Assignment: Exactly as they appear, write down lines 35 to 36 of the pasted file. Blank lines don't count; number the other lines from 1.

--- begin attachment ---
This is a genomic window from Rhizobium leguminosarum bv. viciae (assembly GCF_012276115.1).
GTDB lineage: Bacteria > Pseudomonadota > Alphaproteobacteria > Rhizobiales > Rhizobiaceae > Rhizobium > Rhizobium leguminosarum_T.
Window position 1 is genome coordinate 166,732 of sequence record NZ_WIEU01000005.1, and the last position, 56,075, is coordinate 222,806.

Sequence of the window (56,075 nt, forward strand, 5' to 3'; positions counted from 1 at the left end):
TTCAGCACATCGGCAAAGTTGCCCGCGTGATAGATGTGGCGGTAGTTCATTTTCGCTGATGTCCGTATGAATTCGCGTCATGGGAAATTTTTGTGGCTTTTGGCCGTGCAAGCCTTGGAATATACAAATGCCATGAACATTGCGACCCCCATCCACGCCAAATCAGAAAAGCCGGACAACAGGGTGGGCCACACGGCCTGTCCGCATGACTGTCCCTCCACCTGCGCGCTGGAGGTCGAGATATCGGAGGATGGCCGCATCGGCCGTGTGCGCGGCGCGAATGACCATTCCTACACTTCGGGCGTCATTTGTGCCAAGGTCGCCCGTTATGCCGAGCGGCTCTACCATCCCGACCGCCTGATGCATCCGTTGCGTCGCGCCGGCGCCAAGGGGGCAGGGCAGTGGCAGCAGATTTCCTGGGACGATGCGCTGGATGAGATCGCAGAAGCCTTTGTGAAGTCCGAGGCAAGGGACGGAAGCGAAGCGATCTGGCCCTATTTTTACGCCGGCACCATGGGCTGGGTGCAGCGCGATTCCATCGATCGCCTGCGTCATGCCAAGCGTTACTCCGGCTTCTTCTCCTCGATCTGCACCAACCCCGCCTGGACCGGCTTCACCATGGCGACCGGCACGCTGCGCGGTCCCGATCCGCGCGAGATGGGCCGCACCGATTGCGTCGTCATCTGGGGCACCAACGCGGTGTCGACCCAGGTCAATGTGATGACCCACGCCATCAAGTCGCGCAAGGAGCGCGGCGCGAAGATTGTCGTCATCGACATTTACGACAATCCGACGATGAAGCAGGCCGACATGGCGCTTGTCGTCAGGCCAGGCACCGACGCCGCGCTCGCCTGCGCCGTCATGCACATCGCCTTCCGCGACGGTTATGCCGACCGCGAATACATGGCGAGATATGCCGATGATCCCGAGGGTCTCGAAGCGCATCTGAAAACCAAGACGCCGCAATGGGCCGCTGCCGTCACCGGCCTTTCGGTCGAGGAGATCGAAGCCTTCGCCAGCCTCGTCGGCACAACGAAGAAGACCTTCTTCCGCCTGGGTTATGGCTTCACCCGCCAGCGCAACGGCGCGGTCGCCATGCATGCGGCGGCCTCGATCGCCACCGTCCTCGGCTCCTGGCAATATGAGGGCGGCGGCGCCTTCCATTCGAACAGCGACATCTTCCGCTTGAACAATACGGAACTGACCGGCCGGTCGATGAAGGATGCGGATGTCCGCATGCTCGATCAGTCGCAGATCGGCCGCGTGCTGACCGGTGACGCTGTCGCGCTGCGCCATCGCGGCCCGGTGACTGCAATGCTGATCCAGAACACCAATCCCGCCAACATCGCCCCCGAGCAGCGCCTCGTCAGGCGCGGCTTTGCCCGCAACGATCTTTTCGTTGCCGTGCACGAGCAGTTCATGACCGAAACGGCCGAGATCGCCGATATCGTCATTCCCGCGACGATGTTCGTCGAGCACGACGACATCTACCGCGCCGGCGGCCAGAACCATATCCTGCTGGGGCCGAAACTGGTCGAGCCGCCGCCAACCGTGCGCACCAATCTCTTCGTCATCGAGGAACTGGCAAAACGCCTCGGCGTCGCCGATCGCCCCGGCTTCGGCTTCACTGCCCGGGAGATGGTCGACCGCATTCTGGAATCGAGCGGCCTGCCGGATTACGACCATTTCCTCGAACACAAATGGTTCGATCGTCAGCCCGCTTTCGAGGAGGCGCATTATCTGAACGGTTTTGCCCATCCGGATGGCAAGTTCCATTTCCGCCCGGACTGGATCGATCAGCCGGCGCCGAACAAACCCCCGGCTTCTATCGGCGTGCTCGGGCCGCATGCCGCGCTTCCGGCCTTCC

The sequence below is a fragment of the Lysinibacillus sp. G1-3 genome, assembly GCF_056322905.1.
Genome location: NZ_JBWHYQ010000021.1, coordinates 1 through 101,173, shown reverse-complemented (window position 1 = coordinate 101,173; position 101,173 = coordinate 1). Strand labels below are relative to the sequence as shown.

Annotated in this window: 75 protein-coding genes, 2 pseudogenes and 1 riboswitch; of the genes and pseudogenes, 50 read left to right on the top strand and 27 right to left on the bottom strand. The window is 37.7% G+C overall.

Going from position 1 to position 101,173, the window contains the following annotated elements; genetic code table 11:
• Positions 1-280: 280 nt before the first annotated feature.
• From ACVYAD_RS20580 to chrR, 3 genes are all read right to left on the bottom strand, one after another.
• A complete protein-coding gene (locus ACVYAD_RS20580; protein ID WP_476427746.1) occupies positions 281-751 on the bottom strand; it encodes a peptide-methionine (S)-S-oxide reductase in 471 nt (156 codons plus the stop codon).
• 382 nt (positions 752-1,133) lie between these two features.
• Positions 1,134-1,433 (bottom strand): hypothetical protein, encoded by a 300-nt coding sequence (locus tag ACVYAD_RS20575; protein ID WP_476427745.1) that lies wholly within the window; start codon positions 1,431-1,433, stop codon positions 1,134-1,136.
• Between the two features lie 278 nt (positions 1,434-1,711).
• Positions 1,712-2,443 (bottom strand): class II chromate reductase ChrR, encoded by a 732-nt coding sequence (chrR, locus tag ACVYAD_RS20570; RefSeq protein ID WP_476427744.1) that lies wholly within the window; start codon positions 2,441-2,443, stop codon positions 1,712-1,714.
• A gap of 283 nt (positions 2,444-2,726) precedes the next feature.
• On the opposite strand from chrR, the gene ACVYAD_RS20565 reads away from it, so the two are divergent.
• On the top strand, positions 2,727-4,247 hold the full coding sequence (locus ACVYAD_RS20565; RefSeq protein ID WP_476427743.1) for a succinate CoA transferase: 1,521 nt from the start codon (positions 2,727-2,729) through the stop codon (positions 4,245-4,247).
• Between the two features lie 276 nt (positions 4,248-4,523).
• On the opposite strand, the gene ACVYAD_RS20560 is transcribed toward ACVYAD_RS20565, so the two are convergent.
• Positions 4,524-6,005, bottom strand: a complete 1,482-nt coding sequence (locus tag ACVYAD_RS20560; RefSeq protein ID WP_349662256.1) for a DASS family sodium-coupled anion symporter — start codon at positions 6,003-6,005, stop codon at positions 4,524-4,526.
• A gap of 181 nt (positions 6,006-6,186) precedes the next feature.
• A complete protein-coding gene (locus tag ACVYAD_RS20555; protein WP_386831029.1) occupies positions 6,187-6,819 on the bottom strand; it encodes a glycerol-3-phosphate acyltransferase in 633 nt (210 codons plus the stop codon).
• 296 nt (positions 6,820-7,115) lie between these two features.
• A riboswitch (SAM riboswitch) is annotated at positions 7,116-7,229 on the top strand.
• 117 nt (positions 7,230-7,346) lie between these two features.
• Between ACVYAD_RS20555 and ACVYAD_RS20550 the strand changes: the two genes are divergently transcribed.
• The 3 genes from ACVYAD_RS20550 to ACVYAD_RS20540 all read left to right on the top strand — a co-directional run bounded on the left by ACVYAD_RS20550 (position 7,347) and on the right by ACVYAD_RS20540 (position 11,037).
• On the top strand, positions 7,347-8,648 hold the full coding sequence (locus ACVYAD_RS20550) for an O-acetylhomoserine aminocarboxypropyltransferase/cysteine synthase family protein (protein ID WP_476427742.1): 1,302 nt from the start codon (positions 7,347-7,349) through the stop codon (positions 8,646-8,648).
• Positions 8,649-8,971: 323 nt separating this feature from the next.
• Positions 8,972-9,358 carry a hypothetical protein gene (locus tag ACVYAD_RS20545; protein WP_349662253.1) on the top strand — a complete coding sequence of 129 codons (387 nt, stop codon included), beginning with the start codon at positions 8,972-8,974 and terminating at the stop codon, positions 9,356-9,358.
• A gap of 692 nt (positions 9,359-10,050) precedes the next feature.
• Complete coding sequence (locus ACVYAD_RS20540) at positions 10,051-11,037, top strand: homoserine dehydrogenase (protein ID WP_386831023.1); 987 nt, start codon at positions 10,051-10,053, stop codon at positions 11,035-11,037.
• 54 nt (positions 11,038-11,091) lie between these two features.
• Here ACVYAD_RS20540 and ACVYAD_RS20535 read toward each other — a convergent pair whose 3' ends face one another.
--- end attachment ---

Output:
• 54 nt (positions 11,038-11,091) lie between these two features.
• Here ACVYAD_RS20540 and ACVYAD_RS20535 read toward each other — a convergent pair whose 3' ends face one another.